FOR IMMEDIATE RELEASE
April 4, 2007
(AUSTIN) -- The Texas Senate today (Wednesday) passed Senate Bill 60 by Senator Judith Zaffirini, D-Laredo, which strengthens current child passenger safety protections. The bill requires that children 7 years and younger, unless they are four-feet nine-inches tall, be secured in a child passenger safety seat while riding in a motor vehicle.
"This is a bill that will save lives, preclude tragedies and injuries and qualify Texas for $3.2 million in federal funds while saving the state $17 million in health care expenditures." Senator Zaffirini said. "Each year more than 1,600 children die in vehicular accidents, which is the leading cause of unintentional, injury-related death among children 14 years and younger. SB 60 will strengthen Texas child passenger safety laws and ensure a greater level of public safety."
In 2005 the legislature directed the Texas Department of Public Safety Committee on Child Passenger Safety to examine the need for a booster seat law in Texas. The committee advised Texas to pass a law based on national recommendations. SB 60 reflects the committee's recommended language.
The DPS Child Passenger Safety Committee determined that SB 60 would reduce Texas health care expenditures by more than $17 million and that that an average $30 booster seat generates $2,000 in cost benefit savings. What's more, by raising child passenger safety standards, Texas also will be eligible for $3.2 million in federal transportation grants each year from 2008 to 2009.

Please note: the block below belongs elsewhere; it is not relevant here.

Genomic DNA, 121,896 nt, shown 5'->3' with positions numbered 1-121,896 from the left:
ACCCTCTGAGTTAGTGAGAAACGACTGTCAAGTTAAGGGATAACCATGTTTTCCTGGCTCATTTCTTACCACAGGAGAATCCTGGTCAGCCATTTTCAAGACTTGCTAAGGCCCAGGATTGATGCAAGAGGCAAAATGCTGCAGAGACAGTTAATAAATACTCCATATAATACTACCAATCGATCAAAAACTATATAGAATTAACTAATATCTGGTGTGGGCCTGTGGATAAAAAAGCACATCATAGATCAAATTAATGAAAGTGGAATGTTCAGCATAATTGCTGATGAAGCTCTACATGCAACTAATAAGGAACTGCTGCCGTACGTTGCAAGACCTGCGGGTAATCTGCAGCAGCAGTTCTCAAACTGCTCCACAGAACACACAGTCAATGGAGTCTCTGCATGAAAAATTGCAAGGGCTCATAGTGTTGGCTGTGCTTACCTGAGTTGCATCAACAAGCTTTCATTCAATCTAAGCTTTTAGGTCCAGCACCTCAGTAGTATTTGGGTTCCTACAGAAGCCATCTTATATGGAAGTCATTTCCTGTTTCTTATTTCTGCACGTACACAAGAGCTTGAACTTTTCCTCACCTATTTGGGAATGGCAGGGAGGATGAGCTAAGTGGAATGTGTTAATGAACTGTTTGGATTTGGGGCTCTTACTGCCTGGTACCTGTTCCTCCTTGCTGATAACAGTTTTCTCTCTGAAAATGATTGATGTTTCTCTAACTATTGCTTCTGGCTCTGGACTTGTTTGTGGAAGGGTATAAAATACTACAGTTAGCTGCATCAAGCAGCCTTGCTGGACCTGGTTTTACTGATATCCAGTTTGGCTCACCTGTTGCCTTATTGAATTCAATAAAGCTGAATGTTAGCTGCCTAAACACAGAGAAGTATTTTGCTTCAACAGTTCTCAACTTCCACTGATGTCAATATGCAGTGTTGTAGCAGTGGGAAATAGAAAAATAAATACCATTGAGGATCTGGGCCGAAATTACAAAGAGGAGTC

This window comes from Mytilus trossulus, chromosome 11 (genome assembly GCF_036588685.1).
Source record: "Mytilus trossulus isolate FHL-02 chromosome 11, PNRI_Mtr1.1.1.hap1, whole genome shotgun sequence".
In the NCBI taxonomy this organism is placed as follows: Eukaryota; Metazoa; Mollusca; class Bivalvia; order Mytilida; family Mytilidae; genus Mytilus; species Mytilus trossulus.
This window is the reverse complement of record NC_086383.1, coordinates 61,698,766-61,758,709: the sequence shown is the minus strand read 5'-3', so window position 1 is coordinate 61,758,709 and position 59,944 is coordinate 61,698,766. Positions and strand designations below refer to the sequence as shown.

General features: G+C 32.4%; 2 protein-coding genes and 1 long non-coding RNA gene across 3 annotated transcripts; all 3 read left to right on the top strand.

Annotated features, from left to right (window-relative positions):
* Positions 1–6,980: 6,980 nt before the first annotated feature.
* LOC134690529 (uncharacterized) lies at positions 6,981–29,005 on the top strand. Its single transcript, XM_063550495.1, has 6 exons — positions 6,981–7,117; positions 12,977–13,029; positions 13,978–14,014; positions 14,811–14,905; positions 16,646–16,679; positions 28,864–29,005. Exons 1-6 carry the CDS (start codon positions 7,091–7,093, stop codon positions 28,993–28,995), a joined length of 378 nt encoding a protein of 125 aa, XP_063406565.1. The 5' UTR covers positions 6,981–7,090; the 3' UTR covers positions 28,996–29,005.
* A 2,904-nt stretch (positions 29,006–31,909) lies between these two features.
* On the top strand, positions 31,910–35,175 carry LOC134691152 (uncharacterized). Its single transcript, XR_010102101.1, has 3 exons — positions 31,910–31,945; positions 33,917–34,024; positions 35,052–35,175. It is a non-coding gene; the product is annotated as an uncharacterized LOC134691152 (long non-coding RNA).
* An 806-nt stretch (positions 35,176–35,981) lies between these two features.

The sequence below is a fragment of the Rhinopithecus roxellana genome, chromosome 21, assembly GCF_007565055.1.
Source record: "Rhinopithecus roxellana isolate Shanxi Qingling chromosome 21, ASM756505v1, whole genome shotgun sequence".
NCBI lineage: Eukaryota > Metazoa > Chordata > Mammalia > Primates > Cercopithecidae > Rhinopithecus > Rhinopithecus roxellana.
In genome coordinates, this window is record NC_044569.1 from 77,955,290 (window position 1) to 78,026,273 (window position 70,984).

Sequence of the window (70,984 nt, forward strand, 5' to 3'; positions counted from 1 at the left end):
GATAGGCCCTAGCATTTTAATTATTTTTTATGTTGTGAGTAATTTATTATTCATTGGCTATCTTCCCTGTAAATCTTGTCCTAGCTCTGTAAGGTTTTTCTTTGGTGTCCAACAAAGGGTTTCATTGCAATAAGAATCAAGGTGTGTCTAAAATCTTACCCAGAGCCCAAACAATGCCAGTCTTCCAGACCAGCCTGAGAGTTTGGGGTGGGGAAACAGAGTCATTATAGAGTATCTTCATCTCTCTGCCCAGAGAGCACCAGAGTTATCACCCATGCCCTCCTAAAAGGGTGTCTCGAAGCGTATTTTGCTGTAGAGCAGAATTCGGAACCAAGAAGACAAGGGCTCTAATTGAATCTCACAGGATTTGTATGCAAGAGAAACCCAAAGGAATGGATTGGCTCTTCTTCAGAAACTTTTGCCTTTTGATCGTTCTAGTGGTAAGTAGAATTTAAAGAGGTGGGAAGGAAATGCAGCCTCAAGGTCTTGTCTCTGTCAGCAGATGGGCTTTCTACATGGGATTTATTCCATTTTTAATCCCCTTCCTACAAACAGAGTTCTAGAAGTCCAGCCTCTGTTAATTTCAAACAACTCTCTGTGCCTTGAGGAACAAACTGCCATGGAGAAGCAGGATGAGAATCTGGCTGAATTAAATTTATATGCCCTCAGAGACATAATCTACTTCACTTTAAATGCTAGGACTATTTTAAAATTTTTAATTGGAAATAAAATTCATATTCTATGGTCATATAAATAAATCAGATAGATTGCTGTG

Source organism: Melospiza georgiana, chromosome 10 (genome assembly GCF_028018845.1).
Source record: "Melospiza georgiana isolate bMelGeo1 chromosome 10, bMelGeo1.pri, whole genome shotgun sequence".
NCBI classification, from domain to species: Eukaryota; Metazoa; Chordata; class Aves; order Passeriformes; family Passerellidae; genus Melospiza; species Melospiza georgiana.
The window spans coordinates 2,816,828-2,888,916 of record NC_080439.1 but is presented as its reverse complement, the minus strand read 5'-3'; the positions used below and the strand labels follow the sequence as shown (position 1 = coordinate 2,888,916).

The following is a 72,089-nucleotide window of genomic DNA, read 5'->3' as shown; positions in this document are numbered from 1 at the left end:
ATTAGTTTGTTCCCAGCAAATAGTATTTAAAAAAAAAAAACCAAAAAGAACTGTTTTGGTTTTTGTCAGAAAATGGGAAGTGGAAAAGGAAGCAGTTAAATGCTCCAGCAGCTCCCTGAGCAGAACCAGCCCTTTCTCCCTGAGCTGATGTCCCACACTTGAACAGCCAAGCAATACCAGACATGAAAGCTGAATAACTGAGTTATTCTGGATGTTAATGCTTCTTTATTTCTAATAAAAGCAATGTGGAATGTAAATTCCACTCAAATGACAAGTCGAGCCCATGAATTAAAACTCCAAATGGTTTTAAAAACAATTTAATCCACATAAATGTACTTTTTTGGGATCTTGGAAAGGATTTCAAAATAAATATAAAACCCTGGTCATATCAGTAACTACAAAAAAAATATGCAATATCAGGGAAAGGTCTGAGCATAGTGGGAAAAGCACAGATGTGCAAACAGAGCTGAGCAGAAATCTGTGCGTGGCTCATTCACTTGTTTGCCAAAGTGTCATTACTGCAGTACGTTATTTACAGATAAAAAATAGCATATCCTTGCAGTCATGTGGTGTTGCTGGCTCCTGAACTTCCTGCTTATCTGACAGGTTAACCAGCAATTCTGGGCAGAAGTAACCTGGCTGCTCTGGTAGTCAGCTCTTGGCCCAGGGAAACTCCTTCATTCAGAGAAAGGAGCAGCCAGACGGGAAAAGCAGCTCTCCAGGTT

Current law requires only children who are younger than five and shorter than 36 inches be secured properly in child-passenger safety seats during the operation of a vehicle. Children between the ages of five and eight and who are between 36 and 57 inches represent an age group that is at great risk of death or severe injury due to the gap in current law. SB 60 will eliminate this gap and strengthen current child passenger safety protections.
Originally SB 60, as recommended unanimously by the Senate Committee on Transportation and Homeland Security, included a four-month temporary grace period to inform Texas drivers about this new measure and a fine for non-compliance between $100 and $200. Senator Zaffirini today amended the bill to extend the warning period from four months to one year and reduce the penalty to $25, instead of up to $200.
"I amended SB 60 because we want to educate parents about the importance of booster seats and child passenger safety, not punish them," Senator Zaffirini said. "A one year grace period will allow the state to inform more families and increase the impact this bill will have on public safety." The bill must be passed by the House of Representatives before it can be sent to Governor Rick Perry for final approval. The continued progress of this and all bills authored by Senator Zaffirini can be monitored via the internet at www.zaffirini.senate.state.tx.us or by contacting the Texas Legislative Reference Library's toll free in-state hotline, 1-877-824-7038.